Results 1 to 8 of 8

Thread: Ulysses=Day : Finnegan's Wake=Night. Must one start with day?

  1. #1
    Registered User
    Join Date
    Jun 2015
    Posts
    3

    Ulysses=Day : Finnegan's Wake=Night. Must one start with day?

    Hello.

    I find Finnegans Wake much more to my liking then Ulysses personally. However, I once read that JJ stated that he expected his readers to pretty much dedicate their lives to his works as if they were religious canon...which they kind of are. Finnegans Wake IS MY BIBLE, or I have been reading it as such anyway. In any case since Ulysses is considered Day, is it absolutely necessary to start with Ulysses? Or is it just fine to read only one work of JJ...for me that is Finnegans Wake? It's well known that Finnegans Wake is connected to Ulysses and all of his other works. That they are all connected in fact, that one must read all of his works in order to understand what is truly going on within all his works. So must one read everything of JJ or is reading just Finnegans Wake OK or would James Joyce consider it wrong for me to read only one of his books?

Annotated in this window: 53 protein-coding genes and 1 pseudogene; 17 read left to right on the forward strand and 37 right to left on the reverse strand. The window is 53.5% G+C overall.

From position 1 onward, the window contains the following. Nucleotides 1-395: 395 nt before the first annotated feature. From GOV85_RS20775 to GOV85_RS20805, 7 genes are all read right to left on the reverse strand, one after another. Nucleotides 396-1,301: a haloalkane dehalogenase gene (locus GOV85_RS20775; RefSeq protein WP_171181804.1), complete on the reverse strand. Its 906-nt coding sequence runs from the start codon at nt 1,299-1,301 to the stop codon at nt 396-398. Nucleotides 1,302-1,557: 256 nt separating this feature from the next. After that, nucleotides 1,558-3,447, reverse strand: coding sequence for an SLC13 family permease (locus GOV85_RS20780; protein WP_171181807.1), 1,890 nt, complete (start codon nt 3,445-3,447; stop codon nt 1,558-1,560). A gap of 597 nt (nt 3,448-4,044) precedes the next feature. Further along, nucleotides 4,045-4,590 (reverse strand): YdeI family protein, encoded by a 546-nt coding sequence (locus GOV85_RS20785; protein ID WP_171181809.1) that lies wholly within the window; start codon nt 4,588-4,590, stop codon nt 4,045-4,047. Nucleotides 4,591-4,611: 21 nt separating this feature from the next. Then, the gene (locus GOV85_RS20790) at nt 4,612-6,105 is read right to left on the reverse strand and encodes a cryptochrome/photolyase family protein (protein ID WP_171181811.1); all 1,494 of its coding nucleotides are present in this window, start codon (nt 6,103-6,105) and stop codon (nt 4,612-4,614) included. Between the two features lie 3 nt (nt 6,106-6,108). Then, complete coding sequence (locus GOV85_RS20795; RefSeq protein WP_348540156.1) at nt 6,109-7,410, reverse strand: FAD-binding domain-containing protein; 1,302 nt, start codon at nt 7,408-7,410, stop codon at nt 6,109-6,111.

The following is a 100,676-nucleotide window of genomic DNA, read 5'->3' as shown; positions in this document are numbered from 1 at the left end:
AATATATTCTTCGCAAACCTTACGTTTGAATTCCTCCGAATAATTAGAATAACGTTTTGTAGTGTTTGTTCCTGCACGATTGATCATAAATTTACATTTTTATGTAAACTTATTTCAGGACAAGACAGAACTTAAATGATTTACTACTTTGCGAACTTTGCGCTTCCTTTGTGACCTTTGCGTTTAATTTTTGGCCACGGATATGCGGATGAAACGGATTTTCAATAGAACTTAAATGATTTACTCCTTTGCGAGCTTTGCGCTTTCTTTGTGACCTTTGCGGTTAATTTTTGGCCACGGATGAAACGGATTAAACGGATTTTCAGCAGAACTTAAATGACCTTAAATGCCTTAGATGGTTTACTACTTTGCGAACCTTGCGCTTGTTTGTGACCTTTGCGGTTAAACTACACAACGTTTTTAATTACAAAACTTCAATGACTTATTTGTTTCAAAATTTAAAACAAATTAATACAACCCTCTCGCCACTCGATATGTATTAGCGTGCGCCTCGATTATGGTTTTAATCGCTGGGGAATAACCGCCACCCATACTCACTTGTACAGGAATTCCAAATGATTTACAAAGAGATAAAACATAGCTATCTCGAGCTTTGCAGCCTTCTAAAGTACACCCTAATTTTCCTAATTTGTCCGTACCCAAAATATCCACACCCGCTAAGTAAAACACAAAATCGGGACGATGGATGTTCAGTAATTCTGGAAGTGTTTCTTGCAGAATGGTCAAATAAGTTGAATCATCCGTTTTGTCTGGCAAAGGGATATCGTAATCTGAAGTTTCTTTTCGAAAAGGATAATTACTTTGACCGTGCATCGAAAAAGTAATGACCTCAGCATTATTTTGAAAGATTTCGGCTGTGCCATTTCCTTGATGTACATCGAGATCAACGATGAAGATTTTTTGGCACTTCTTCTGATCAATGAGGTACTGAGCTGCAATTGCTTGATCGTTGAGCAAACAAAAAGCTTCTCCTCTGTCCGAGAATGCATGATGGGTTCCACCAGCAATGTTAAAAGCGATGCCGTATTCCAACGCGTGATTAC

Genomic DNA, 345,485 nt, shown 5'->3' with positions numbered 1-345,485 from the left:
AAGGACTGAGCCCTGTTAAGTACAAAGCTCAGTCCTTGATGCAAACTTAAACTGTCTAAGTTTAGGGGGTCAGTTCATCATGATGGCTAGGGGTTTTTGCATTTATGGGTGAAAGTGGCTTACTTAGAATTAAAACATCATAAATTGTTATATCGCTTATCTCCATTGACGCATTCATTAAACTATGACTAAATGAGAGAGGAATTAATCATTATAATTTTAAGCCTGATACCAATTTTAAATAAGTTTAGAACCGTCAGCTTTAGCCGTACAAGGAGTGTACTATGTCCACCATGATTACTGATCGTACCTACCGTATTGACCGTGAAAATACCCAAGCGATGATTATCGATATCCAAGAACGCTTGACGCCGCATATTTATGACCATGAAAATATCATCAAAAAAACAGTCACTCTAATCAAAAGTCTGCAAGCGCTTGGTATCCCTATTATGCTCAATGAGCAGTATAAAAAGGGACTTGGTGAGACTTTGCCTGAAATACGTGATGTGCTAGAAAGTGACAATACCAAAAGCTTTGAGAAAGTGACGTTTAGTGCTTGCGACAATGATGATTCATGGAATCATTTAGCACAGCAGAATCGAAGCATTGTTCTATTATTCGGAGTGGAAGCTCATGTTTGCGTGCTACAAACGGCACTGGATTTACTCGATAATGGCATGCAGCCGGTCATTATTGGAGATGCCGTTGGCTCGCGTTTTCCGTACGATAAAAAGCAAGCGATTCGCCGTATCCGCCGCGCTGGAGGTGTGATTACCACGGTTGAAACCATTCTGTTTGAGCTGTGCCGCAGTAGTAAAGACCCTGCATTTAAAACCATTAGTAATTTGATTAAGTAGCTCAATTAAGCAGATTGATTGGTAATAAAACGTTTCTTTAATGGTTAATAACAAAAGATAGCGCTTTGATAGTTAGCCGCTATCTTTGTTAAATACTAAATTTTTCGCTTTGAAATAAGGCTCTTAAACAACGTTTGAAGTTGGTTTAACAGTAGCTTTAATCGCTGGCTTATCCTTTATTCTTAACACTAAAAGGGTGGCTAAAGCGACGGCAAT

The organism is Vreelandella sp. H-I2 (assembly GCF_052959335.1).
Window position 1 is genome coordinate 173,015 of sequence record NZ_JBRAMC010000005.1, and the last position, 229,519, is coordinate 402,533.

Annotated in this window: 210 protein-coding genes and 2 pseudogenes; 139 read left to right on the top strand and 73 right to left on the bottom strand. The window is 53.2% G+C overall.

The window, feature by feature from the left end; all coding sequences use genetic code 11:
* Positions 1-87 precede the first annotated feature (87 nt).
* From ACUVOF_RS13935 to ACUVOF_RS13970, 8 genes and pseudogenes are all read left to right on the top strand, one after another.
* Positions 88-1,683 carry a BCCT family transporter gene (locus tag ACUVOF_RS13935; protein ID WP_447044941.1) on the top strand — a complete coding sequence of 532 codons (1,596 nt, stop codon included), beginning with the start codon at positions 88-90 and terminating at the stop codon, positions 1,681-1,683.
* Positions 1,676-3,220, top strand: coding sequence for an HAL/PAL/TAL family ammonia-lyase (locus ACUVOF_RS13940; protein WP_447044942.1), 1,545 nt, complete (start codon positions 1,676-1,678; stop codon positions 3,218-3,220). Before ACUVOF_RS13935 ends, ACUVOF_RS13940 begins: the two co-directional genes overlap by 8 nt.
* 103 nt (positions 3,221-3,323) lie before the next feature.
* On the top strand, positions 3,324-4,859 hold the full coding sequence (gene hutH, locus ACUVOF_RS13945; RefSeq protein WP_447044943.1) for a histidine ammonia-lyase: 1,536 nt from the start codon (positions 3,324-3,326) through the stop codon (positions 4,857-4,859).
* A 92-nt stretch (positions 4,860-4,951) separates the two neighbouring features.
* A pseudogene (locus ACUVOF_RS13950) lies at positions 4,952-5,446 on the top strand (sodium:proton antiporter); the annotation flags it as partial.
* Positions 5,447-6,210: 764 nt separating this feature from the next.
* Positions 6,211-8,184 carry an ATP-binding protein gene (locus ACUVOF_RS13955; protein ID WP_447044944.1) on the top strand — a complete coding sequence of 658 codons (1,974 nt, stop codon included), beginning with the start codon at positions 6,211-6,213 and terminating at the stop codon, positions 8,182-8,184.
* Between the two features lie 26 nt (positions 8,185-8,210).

Thank you :-)
    Last edited by Nebnos; 06-27-2015 at 03:31 PM.

  2. #2
    Registered User mona amon's Avatar
    Join Date
    Oct 2007
    Location
    India
    Posts
    1,500
    I've only read A portrait, some short stories and Ulysses. I love Ulysses so I highly recommend it, but it's such a hilariously funny, irreverent, blasphemous book that I cannot understand the almost religious reverence with which Joyce's work is so often approached.
    Exit, pursued by a bear.

  3. #3
    Maybe YesNo's Avatar
    Join Date
    Oct 2010
    Location
    Near Chicago, Illinois USA
    Posts
    8,445
    Blog Entries
    2
    I couldn't make sense out of Finnegans Wake. If someone could translate the first two pages maybe I might understand at least that much.

    I was able to read the first part of Ulysses (about 50 pages). After that it didn't make enough sense to continue. I did enjoy the first part.

    So, why is Finnegans Wake so good?

  4. #4
    Registered User
    Join Date
    Jun 2015
    Posts
    3